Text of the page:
On April 29 (“less than 50 new cases a day,” “less than 50 COVID patients”) in several reports (“less than 10 days” then she redeems herself with “fewer than 50 new cases”). Same thing on April 27 (“less than 50 cases per day” “less than 25 new cases a day”) and April 23 (“less than 50 cases per day”).

And back in February there was the same error in the graphic and the script (“Less than half of Pennsylvania dogs”).

Yes, the pandemic has apparently provided me too much free time.

-SCOTT, SEWICKLEY 

Rob: I would be bothered more if it was “under 25 new cases a day” since “under” is for spatial (synonymous with below) and not to be used with a number. That’s just a common mistake that always drives me nuts. 

Scott has his own bug-a-boo and he is indeed correct that “fewer” should be used for things that are countable (cases, patients, days, dogs) or plural. “Less than” is used for singular things you can’t count (water, potato salad).

Now, if these were extemporaneous mistakes during a live shot, I’d be more likely to jump to the reporters’ defense (everyone misspeaks from time to time) but these are mostly scripted errors that can be avoided.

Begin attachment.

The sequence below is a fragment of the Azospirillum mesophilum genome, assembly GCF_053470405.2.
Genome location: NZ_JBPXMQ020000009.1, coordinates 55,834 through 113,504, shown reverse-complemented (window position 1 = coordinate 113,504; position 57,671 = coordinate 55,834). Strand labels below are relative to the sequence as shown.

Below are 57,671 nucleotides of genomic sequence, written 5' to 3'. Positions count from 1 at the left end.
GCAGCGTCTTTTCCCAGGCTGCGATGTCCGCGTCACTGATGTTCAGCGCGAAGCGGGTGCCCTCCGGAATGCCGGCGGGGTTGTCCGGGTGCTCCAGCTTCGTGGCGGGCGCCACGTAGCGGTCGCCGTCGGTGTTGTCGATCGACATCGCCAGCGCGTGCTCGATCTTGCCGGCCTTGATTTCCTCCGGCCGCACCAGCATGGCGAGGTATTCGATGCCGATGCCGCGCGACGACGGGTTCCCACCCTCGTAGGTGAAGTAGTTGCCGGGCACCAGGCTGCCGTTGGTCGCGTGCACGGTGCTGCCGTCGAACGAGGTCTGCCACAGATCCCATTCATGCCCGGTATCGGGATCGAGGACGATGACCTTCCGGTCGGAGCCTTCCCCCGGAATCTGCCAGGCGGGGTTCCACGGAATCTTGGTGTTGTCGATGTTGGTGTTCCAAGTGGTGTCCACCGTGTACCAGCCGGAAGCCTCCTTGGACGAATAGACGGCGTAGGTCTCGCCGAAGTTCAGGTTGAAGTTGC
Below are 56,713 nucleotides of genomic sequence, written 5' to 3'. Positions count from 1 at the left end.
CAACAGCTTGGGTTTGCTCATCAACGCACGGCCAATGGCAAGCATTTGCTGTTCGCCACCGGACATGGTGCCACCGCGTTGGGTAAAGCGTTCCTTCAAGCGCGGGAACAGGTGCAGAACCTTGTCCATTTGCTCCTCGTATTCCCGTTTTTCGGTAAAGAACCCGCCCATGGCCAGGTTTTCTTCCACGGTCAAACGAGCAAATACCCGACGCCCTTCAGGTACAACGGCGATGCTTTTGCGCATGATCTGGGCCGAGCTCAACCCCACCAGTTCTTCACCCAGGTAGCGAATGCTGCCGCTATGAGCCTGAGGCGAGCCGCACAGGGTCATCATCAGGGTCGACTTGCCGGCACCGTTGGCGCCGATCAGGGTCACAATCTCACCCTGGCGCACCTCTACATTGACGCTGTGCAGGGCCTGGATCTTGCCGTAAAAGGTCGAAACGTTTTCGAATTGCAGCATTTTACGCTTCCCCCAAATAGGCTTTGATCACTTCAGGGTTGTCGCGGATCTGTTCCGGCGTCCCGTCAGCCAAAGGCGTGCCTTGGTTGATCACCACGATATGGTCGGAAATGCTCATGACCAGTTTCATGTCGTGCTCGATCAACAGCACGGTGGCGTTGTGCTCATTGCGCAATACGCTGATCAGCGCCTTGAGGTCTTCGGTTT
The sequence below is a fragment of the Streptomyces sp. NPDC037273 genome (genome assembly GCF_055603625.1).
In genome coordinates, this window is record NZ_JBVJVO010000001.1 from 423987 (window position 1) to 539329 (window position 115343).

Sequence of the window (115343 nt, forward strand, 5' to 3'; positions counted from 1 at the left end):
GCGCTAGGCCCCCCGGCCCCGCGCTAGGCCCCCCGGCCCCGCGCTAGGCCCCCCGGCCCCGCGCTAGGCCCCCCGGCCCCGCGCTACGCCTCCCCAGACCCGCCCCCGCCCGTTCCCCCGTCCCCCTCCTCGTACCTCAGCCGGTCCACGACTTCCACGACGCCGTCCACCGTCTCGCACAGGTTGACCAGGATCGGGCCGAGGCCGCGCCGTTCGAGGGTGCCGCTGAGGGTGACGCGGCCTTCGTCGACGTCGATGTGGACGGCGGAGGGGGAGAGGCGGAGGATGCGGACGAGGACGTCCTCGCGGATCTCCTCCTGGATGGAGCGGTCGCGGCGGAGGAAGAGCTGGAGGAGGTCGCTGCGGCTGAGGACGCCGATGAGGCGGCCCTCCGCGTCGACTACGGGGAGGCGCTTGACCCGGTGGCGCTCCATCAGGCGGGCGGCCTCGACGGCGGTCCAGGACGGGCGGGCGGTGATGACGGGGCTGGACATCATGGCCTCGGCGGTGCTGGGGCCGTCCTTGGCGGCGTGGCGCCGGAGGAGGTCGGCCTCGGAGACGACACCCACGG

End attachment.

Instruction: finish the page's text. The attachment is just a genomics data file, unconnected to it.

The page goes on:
Q: My question is this:  Why does KDKA-TV show Cleveland and Cambridge, Ohio, on their weather map if these cities are not in the viewing area...or are they? The prominent city to the north, Erie, is never shown or talked about, even though it's in the same state despite not being in the viewing area so why are these two Ohio cities, one 140 miles distant and the other 108 miles distant, included in the "local" weather map? 

-JOE, PITTSBURGH

Rob: I would imagine because weather typically comes from the west (not due north where Erie is located) so you’d be more likely to label cities to the west.

“Most of our weather comes from the west towards us, so that's why you sometimes see Ray present fronts coming from Ohio,” replied KDKA news director Kathy Hostetter. “Occasionally lake effect weather patterns can shift south into our viewing area, too, so we sometimes DO reference Erie, especially in snow events that would impact I-80.”